A $4.3 million ADFD-funded solar PV plant is generating 600 kilowatts of renewable energy. The project includes advanced monitoring technologies to ensure the stability of the electrical grid. The plant provides electricity to more than 860 homes and helps to reduce the burning of more than 284,000 litres of diesel fuel annually and the emission of 708 tons of carbon dioxide annually.
Vanuatu Solar Photovoltaic Power Plants
A $4.4 million project consisting of three solar PV plants on the island of Port Vila will meet the annual electricity demand of more than 1,500 homes. The plants will generate 767 kilowatts of electricity annually, which will help to save 452,000 litres of diesel and reduce annual CO2 emissions by 1,020 tonnes.
Samoa Wind Farm
The wind power plant in Samoa, which costs US$5.4 million, is the first large-scale clean energy project with a production capacity of 550 kilowatts. The bespoke design includes cyclone-proof turbines - essential in the region where tropical cyclones are a common weather phenomenon - and optimally leverages favourable wind conditions. Catering to the energy needs of the island that is home to the capital Apia as well as to 75 percent of the country's population, the wind farm saves 183,000 litres of diesel every year and reduces Upolu's annual carbon footprint by eliminating over 506 tonnes of CO2 emissions.
Marshall Islands Solar Power Plant
ADFD has financed a $4 million solar power plant in the Marshall Islands. In addition to generating electricity, the 600 kW solar power plant, built on a reservoir near the capital Majuro, increases the water storage capacity of the artificial lake by over 20 per cent. The project saves 236,000 litres of diesel annually and reduces annual CO2 emissions by 652 tonnes.
Palau Solar Water Treatment Plant
A $5 million project has installed three innovative solar-powered water treatment plants in Palau. The project is designed to save large amounts of fuel, worth up to $215,000 annually. The project provides up to 50 cubic meters of drinking water daily. The installation of the plant helps to avoid the emission of 596 tons of harmful carbon dioxide annually.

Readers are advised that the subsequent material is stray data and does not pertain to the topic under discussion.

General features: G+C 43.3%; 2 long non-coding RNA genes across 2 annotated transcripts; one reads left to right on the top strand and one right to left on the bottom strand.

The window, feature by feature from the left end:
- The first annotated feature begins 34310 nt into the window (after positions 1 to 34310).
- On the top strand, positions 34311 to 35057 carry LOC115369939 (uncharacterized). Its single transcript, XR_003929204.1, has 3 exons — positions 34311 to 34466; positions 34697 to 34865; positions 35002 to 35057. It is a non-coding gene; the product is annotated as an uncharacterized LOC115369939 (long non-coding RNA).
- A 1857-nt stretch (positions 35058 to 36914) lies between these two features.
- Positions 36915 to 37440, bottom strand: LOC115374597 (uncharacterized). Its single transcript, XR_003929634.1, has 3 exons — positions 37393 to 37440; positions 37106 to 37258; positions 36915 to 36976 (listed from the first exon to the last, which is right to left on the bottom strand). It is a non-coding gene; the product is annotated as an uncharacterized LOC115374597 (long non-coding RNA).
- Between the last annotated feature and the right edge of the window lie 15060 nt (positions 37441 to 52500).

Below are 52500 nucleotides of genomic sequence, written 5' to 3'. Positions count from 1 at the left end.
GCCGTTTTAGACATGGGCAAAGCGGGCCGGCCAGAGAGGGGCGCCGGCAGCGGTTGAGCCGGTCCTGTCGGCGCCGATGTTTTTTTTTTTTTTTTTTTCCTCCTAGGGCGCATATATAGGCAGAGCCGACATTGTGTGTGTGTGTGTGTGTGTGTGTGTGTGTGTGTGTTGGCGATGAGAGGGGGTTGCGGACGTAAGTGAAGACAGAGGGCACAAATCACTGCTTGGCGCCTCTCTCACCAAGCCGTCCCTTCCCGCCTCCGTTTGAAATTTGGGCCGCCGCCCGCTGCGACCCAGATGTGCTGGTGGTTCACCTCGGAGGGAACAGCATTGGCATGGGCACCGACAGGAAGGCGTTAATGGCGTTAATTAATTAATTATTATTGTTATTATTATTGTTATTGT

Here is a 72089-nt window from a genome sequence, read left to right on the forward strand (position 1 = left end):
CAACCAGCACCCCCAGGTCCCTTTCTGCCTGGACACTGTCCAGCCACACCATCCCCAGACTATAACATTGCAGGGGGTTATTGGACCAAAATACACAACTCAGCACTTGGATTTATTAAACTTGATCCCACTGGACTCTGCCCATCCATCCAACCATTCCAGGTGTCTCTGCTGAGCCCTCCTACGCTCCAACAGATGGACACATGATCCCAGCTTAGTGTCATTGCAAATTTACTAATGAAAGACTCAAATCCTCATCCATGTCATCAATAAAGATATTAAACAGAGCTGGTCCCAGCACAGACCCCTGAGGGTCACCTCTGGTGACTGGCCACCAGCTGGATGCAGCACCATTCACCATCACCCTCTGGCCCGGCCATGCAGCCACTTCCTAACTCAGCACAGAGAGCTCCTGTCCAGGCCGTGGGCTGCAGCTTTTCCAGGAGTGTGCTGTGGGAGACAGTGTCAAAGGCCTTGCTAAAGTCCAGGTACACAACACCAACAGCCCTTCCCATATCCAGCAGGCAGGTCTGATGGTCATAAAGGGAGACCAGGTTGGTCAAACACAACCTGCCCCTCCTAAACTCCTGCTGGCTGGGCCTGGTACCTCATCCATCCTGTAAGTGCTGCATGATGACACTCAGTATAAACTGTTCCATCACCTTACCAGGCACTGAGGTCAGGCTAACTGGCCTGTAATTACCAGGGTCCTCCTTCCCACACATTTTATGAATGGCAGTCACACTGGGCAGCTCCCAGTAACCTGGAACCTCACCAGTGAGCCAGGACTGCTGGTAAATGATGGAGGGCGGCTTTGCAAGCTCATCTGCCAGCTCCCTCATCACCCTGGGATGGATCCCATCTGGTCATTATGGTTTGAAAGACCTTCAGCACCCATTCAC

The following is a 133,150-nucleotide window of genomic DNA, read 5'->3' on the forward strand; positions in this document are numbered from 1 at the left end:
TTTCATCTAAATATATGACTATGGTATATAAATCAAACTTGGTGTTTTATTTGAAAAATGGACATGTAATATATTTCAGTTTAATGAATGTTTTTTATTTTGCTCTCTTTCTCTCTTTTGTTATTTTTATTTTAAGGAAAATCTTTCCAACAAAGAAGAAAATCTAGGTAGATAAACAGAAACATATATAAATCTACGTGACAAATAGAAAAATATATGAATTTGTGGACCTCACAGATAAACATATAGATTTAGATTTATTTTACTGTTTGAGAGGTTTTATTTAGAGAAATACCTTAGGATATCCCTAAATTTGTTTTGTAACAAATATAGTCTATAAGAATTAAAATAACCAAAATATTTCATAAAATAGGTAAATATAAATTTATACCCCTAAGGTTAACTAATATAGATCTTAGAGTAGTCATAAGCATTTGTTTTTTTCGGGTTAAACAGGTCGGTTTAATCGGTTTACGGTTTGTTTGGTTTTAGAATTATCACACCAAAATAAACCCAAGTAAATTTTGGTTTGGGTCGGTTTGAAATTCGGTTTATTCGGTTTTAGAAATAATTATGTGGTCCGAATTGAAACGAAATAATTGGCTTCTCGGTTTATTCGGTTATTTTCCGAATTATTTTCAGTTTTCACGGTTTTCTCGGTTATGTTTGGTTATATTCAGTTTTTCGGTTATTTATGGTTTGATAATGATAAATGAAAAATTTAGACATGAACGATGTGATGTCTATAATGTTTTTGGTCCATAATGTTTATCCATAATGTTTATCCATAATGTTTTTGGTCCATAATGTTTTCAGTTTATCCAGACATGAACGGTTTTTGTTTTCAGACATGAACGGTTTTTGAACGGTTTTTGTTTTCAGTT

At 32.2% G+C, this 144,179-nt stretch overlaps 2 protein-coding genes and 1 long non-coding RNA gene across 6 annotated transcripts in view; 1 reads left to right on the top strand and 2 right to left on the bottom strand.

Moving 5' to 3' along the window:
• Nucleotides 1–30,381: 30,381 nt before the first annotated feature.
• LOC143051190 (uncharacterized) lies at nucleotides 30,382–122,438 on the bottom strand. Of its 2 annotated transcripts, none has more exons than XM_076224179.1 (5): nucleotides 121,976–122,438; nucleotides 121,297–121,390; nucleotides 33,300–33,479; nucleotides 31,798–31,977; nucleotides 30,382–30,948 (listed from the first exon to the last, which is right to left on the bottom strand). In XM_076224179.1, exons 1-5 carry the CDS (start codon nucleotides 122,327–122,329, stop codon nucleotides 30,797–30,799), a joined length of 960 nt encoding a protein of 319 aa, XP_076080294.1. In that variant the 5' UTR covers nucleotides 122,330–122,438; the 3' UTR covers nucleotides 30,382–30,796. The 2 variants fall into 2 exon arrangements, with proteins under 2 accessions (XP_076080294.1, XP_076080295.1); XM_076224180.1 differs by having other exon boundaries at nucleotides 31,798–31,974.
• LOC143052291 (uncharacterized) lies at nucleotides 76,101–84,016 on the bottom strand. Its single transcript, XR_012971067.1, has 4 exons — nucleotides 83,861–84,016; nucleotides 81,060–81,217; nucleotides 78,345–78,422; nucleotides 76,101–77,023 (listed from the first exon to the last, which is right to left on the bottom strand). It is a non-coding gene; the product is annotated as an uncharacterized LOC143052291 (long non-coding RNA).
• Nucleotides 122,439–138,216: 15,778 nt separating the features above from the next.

Solar Photovoltaic Power Plant in Solomon Islands
The $4 million solar power plant in the Solomon Islands has a capacity of 1,000 kilowatts and will help to reduce the country's reliance on diesel fuel. The plant will generate enough electricity to meet about 10% of the island's peak demand. The project will also reduce carbon dioxide emissions by more than 1,254 tons annually.
Solar Photovoltaic Power Plant in Micronesia
A $3.9 million project has installed a 600-kilowatt solar power plant in Pohnpei, Micronesia. The project will help to reduce the island's reliance on diesel fuel by 10%. The project will directly save 317,000 litres of diesel fuel and reduce carbon dioxide emissions by 876 tons annually. The project will also help to build capacity and skills in the renewable energy sector by engaging local employees in the construction and operation of the plant.
Ground Mounted Solar Plant in Nauru
The ADFD-funded innovative project has converted a landfill site into a 500 kW solar power plant that recycles waste and generates clean energy using the latest photovoltaic technologies. Benefits include saving 274,000 tonnes of diesel each year and reducing annual CO2 emissions by 758 tonnes.